The FINANCIAL -- European Union diplomats are set to prolong sanctions against former Ukrainian President Viktor Yanukovych but abandon the punitive measures imposed on two of his associates -- one of whom was the proxy owner of a lavish estate outside Kyiv that became a symbol of Yanukovch's excesses after he was pushed from power in 2014.
EU diplomats who were not authorized to speak on the record told RFE/RL on February 20 that the EU has concluded that there was not enough evidence to keep Serhiy Klyuyev and former Justice Minister Olena Lukash on the list of people targeted with sanctions for alleged involvement in embezzlement of state funds under Yanukovych, who was elected in 2010.
Sanctions against the other 13 people remaining on the list will be prolonged for another year by EU ambassadors on February 21, the diplomats said.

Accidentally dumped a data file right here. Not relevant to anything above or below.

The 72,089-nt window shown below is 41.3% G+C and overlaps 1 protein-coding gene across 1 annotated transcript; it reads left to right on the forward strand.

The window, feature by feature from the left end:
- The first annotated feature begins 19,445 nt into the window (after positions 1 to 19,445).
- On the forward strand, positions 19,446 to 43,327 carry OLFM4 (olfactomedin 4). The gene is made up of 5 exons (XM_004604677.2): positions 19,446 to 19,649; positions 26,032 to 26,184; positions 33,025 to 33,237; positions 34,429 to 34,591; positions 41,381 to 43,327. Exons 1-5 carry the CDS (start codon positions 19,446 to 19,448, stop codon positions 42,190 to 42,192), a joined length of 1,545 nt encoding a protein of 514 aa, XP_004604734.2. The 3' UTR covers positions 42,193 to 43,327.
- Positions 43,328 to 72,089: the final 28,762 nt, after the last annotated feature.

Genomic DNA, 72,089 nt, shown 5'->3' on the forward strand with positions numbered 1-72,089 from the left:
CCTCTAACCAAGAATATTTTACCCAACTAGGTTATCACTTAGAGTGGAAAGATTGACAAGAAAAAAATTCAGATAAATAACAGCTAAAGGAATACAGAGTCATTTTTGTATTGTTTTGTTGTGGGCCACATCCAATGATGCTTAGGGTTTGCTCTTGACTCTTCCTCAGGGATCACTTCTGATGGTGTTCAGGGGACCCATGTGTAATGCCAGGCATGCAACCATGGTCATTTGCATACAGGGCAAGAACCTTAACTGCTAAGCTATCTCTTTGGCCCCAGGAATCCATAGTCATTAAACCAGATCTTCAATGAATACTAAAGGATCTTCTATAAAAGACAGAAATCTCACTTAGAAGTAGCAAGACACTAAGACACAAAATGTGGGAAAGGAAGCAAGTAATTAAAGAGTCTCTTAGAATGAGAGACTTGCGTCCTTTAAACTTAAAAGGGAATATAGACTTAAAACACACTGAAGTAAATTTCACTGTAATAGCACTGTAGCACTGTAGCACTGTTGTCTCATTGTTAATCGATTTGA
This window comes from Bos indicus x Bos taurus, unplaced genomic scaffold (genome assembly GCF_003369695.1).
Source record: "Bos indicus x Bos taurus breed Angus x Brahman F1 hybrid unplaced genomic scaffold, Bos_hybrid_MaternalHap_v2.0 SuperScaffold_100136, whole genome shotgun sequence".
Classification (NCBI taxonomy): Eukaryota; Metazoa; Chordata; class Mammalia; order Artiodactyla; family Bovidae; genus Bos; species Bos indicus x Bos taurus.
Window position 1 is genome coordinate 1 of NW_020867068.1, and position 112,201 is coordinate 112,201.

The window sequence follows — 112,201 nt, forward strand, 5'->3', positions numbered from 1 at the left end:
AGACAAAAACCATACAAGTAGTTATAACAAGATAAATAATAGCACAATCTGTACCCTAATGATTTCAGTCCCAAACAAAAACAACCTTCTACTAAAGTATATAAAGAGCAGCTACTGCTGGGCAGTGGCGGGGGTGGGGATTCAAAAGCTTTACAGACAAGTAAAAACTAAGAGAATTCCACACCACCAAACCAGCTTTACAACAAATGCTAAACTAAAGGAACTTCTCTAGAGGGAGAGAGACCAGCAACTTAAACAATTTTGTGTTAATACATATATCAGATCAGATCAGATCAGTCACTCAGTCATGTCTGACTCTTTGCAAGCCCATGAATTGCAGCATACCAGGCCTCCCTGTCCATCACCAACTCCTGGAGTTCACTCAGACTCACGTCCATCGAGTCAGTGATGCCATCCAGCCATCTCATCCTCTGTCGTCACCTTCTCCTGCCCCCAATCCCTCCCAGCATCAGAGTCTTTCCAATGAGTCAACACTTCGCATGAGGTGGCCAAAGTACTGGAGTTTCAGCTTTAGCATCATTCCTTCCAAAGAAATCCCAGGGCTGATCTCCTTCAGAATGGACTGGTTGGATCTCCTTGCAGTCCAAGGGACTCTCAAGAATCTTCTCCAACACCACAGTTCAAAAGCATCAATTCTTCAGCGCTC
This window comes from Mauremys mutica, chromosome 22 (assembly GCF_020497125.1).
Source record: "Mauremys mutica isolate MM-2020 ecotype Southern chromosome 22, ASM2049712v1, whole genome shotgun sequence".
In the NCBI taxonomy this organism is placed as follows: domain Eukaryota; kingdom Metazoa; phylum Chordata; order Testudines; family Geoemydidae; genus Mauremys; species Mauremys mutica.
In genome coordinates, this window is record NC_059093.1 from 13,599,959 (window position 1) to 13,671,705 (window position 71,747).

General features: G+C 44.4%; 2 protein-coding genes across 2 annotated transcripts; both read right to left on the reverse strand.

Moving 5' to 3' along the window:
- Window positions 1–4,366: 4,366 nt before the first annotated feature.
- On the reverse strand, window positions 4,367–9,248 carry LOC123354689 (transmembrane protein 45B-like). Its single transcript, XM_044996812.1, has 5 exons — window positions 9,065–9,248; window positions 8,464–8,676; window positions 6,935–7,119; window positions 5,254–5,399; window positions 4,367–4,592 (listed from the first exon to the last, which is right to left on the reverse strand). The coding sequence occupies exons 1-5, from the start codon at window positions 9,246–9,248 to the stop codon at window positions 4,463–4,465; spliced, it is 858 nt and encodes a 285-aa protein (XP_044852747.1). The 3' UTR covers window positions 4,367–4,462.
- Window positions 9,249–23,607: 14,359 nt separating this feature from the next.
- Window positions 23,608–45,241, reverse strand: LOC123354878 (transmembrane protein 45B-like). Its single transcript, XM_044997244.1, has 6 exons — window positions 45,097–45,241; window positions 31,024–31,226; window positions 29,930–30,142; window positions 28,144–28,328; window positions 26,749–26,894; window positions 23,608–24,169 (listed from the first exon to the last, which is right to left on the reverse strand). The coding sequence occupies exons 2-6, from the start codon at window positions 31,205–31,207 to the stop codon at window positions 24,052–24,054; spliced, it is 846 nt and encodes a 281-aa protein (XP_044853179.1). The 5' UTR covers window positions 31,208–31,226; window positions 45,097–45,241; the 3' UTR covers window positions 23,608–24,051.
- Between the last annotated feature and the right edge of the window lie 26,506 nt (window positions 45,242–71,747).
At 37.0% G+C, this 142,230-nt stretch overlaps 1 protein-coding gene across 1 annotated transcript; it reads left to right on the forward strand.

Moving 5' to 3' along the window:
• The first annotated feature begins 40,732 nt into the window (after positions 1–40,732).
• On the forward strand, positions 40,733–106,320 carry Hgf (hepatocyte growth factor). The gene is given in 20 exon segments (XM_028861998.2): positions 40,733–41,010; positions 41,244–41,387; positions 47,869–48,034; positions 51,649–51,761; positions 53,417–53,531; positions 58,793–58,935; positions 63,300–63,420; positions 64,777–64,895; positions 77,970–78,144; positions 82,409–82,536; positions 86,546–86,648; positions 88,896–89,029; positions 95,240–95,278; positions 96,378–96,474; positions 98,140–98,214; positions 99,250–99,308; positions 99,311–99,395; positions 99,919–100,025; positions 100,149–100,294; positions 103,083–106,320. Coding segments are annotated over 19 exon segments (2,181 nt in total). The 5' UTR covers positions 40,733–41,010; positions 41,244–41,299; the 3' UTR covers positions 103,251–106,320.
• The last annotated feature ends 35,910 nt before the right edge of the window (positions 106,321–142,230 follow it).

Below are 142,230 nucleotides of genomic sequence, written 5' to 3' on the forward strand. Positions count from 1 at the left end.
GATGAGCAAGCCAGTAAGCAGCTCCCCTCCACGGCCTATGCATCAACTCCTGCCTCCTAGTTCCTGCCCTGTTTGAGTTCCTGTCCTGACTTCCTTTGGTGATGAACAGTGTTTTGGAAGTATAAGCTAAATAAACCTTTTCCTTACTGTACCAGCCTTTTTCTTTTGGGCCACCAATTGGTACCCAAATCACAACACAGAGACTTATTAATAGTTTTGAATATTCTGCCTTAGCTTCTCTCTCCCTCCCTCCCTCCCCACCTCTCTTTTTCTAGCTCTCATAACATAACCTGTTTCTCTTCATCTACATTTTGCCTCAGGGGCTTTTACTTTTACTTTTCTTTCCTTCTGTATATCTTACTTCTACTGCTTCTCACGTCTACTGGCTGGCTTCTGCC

They include Yanukovych, his son Oleksandr Yanukovych, former Prime Ministers Mykola Azarov and Serhiy Arbuzov, and Serhiy Klyuyev's brother Andriy, who was Yanukovych's chief of staff.
Shortly after the collapse of his government, the EU imposed asset freezes and other measures against Yanukovych and others who, according to the EU, "were responsible for the misappropriation of Ukrainian state funds or for abuse of office causing a loss to Ukrainian public funds."
Serhiy Klyuyev, a businessman and parliament member who formerly represented Yanukovych's Party of Regions, was the nominal owner of Mezhyhirya, the outlandishly outfitted Yanukovych residence outside Kyiv that was swarmed by Ukrainians after he fled, according to RFE/RL.
It became a symbol of both his expensive tastes and the corruption that critics say marked his rule.
Klyuyev is believed to have fled Ukraine after being stripped of his parliamentary immunity in 2015.
With reporting by Rikard Jozwiak in Brussels